Bronze Age weapons unearthed in 'find of a lifetime'
The 3000-year-old items were excavated at site of new football pitches in Carnoustie.
An archaeological "find of a lifetime" has been dug up in Angus, with 3000-year-old weapons among the items found.
A gold-decorated spearhead, a sword and scabbard fittings were found in a pit close to a late Bronze Age settlement which was excavated in Carnoustie.
The site was being dug up to create two new grass football pitches near Carnoustie High School.
Angus Council called in Guard Archaeology to study the findings and, while any metalwork is deemed significant, the finding of gold from the era has been hailed as exceptional with "international significance".
Project officer Alan Hunter Blair said: "The earliest Celtic myths often highlight the reflectivity and brilliance of heroic weapons.
"Gold decoration was probably added to this bronze spearhead to exalt it both through the material's rarity and its visual impact.
"It is one of only a handful of gold decorated bronze spearheads that have been found across Britain and Ireland so this find alone is of international significance."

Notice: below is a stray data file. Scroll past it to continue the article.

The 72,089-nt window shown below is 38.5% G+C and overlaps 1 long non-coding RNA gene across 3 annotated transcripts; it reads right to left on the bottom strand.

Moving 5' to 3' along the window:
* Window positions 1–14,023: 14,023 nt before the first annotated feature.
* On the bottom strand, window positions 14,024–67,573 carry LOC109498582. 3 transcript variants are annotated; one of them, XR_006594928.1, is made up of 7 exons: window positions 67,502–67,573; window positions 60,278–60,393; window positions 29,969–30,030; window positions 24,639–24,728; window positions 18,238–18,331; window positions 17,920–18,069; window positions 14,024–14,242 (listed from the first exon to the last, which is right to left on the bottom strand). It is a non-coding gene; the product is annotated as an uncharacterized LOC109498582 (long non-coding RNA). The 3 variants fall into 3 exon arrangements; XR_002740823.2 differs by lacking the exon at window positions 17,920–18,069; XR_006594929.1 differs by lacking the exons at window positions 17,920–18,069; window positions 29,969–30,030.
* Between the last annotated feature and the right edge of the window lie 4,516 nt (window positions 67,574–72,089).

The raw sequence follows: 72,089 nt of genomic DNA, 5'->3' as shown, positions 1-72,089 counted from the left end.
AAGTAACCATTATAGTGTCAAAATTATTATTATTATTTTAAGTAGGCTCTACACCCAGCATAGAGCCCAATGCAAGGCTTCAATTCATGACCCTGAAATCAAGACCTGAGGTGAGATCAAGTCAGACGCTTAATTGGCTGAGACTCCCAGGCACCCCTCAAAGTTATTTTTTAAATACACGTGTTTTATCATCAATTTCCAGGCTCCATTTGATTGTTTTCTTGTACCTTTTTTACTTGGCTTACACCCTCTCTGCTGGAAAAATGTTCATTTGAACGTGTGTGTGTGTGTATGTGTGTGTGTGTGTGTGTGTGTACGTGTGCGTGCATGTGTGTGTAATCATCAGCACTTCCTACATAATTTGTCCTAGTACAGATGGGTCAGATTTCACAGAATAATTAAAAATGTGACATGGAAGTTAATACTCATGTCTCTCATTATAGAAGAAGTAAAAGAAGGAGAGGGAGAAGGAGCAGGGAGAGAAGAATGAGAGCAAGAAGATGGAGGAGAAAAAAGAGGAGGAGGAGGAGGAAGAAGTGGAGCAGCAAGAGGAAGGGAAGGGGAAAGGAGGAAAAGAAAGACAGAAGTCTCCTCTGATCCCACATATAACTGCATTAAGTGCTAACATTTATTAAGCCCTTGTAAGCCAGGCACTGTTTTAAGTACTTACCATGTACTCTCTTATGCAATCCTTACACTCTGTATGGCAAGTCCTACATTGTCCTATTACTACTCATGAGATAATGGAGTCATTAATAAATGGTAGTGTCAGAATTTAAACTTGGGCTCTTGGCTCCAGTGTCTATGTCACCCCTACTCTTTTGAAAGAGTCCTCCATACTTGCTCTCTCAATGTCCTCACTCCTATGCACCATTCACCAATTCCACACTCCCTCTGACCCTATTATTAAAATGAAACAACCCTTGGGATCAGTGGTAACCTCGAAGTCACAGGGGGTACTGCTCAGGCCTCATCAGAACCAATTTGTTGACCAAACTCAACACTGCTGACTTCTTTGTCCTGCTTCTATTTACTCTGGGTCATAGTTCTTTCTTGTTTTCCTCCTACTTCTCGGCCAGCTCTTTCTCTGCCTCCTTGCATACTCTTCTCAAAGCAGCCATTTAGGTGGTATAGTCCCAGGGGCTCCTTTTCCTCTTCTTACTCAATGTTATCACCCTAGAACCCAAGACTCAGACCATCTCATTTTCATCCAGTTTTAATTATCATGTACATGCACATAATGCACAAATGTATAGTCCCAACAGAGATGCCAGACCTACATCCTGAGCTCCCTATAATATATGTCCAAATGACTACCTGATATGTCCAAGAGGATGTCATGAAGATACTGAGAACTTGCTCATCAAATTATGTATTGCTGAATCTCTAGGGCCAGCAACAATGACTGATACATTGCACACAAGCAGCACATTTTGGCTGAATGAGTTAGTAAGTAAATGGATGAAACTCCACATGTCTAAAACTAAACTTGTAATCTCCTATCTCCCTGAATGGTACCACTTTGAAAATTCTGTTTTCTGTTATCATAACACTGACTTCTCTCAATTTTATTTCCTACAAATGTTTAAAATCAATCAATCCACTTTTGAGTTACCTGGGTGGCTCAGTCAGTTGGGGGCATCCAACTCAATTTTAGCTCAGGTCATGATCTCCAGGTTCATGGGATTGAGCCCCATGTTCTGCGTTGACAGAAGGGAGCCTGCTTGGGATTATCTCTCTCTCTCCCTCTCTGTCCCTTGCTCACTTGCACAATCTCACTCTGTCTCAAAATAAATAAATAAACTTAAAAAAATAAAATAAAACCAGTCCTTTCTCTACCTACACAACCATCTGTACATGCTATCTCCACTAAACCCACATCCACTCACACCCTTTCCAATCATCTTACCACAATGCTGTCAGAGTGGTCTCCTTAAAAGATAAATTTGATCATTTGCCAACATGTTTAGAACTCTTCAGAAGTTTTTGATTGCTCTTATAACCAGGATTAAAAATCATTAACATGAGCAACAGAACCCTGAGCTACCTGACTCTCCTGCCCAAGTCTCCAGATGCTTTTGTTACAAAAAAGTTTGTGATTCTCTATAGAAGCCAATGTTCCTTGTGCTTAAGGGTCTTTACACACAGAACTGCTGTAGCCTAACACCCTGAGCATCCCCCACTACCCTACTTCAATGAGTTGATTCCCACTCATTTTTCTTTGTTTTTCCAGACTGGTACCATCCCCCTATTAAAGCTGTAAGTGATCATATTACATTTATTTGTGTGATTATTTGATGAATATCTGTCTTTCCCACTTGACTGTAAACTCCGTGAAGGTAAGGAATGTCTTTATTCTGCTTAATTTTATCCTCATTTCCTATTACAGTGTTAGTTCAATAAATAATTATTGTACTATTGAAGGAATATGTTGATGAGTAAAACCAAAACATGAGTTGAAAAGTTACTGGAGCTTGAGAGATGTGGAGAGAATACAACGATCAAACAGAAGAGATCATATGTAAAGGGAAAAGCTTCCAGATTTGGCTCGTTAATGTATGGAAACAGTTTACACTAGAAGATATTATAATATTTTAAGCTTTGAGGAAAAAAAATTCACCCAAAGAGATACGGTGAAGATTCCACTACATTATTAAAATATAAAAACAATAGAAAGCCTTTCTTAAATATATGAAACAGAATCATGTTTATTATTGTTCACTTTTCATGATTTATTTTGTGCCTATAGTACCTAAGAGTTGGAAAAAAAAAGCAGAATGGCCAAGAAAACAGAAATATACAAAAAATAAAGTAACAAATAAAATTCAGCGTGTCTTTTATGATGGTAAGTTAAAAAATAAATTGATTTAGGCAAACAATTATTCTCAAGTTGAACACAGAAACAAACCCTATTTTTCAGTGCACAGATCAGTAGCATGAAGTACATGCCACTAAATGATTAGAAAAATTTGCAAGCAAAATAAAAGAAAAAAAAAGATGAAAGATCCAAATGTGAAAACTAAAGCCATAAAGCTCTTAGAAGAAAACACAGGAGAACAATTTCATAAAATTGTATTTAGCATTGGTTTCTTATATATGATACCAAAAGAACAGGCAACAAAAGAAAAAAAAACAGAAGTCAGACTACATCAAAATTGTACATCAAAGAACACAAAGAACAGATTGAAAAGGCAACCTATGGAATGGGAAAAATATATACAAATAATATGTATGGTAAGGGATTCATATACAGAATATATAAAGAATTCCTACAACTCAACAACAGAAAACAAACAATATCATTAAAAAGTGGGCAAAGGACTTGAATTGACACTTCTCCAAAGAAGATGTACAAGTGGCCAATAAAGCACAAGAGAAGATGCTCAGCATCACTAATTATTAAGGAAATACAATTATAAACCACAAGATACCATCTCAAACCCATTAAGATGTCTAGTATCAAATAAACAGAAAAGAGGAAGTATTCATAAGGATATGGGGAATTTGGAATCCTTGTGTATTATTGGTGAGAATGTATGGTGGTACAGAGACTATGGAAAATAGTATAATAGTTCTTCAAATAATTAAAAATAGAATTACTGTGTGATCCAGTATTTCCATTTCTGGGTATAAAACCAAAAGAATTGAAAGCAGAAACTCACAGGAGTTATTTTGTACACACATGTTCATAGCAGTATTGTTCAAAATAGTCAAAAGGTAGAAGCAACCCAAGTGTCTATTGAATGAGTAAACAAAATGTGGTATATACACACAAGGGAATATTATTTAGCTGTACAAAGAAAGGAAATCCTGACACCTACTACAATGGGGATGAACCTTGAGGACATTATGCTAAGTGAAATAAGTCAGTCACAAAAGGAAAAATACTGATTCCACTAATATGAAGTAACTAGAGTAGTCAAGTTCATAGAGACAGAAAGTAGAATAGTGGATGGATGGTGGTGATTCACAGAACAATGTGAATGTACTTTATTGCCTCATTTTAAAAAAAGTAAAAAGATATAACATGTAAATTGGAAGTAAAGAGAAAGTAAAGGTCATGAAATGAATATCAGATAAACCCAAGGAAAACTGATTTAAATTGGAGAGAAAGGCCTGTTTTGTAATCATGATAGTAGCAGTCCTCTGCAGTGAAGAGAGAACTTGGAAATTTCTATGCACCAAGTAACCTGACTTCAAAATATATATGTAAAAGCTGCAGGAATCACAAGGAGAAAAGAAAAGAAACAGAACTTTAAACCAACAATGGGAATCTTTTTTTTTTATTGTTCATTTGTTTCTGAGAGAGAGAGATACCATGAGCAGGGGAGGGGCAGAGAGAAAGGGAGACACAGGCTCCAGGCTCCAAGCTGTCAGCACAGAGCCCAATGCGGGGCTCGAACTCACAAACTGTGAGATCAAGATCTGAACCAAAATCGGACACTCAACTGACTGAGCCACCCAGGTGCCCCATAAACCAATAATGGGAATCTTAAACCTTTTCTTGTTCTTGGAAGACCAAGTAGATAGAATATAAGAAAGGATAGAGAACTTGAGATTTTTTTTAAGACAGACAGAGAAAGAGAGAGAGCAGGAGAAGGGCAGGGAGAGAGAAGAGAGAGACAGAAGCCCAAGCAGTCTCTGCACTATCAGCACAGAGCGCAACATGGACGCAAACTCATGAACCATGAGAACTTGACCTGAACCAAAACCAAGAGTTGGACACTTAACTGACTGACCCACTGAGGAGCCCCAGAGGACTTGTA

He added: "The hoard of artefacts, which are around 3000 years old, is the find of a lifetime.
"It is very unusual to recover such artefacts in a modern archaeological excavation, which can reveal so much about the context of its burial."
Planning on the site was approved in 2015 and the items were discovered last August.
Around 1000 archaeological features were discovered including 12 sub-circular houses from the Bronze Age and two halls from the Neolithic period.
The metalwork was spotted in one pit with the hoard containing the spearhead, sword, and a bronze pin.
Experts say only a handful of such spearheads are known, with one discovered in a farm near Dundee in 1963.
Once the excavation is complete, researchers plan to study the artefacts to find out more about the Bronze Age community that buried them.
Residents and schoolchildren were able to visit the site and view the items with two guided open days.
The items have since been cleaned up and now reside in the archaeology company's base in Govan, Glasgow.
Mr Blair said: "Owing to the fragile nature of these remains when we first discovered them, our team removed the entire pit and the surrounding subsoil which it was cut into as a single 80kg block of soil.
"This was then delivered to our Finds Lab where it was assessed by a specialist Finds Conservator to plan how it could be carefully excavated and the artefacts conserved."
Beth Spence, the project officer who undertook the laboratory excavation of the hoard, said: "Organic evidence like Bronze Age wooden scabbards rarely survive so this just underlines how extraordinary these finds are."